I wish I could remember the year of the study and/or the percentage of patients that had just CFS vs. those that had BOTH CFS and NMH or POTS.

The diagram that you describe Julie...I think that it is actually showing that CFS can be one potential CONTRIBUTOR of OI for some folks just as depression, anxiety, EDS, allergies, cervical stenosis/chiari, infection (i.e. lyme), etc. OI is in the center with the other items listed as possitble causes/contributers.

I may be totally off my mark b/c I am not as good at staying up on research as I once was. However, I still receive the CFIDS chronicle, etc. And from the latest issue, in which Dr. Rowe was interviewed, and also they listed even Lyme and other infections as possible causes of some cases of CFS, I still beleive that they are TWO SEPARATE illnesses.

If they were not, we would not have DINET and NDRF and the CFIDS Association looking at such different things. The CFIDS Association of America, which just went through a huge deal to change the name to CFS/ME, has some funding with NIH, AND just launched a HUGE ad campaign certainly sees CFS as separate. They do, however, OFTEN address that many people have OI issues that need to be treated.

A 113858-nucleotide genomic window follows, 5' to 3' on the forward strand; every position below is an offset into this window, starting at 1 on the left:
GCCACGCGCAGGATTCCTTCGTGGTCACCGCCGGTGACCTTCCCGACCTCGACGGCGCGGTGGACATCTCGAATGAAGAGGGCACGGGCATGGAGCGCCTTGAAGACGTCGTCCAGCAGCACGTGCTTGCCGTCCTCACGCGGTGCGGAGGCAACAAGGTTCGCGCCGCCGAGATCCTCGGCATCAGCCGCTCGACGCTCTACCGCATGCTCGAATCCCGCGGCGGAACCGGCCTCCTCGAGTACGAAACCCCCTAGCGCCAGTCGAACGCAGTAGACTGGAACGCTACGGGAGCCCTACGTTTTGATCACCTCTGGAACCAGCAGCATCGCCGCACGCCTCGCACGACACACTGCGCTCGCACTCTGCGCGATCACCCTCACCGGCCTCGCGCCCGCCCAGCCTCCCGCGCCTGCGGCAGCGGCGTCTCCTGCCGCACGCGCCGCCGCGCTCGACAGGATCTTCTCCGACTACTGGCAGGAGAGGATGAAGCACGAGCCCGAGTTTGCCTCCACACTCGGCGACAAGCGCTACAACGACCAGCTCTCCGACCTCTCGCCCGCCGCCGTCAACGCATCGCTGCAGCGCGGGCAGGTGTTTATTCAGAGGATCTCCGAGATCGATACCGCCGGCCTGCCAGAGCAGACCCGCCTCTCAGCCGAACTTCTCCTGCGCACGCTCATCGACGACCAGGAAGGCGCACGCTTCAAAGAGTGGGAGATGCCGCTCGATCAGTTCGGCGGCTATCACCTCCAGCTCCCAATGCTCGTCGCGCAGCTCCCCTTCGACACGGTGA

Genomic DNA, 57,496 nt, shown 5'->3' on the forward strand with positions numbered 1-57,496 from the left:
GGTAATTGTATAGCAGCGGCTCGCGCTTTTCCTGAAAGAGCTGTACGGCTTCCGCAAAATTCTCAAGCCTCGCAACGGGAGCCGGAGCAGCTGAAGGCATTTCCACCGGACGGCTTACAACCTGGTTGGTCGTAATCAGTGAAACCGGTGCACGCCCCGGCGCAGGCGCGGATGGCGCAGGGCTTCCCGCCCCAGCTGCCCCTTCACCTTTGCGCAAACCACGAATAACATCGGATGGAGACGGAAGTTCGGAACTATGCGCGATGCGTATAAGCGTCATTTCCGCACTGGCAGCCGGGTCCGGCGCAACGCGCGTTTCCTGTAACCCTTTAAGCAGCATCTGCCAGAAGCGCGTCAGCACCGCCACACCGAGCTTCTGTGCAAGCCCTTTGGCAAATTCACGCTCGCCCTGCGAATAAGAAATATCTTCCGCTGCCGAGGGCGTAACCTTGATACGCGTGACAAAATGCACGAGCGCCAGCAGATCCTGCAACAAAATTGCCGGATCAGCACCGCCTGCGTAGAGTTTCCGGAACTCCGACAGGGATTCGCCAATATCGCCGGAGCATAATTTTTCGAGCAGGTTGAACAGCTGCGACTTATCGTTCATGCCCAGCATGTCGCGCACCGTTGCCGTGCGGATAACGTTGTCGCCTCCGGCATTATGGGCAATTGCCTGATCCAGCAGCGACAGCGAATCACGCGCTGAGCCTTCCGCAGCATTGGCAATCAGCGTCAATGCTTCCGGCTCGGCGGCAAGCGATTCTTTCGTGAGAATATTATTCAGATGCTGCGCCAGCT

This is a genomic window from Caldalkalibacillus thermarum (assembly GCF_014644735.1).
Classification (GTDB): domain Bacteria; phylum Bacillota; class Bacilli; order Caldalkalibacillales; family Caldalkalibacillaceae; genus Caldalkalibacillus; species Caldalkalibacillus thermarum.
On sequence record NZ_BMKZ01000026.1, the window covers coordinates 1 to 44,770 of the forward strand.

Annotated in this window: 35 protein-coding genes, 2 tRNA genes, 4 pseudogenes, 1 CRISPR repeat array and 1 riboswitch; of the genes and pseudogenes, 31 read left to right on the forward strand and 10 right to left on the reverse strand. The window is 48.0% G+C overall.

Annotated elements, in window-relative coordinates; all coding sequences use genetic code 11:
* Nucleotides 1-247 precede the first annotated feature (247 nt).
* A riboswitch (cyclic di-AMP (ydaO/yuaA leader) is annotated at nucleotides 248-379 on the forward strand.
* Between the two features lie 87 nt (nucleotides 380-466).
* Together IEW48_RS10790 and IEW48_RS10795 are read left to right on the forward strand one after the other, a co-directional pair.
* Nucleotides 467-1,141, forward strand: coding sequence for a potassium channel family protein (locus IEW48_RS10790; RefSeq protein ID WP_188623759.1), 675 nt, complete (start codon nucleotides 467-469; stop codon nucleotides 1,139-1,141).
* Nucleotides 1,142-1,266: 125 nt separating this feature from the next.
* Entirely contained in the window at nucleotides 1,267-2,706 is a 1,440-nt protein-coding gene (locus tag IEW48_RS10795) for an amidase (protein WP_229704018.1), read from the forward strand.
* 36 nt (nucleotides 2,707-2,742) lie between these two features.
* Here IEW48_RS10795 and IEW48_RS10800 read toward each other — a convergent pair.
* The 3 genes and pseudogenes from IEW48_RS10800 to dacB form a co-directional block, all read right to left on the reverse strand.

Sorry this got sooooo long! I just was afraid that we might be sending out some misinformation. However, please correct me if I am totally wrong on this one! Tonight at dinner I was like, okay mom, do you remember that study by Dr. Rowe? This is what he found, right? Because I didn't want to mess up!

I hope this helps!

We have so much to learn about BOTH illnesses and many of us HAVE both! :lol: And then some of us like to get things really mixed up and get something like Lyme as an infectious cause of both. UGH!

No wonder we need a documentary! :P

Later alligators!


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I agree with you, Emily! This is a complicated and confusing topic. The relationship between OI and CFS has yet to be conclusively established. And, from my understanding, diseases/conditions like Lyme and Gulf War Illness, etc. can often lead to OI's and symptoms very much like CFS.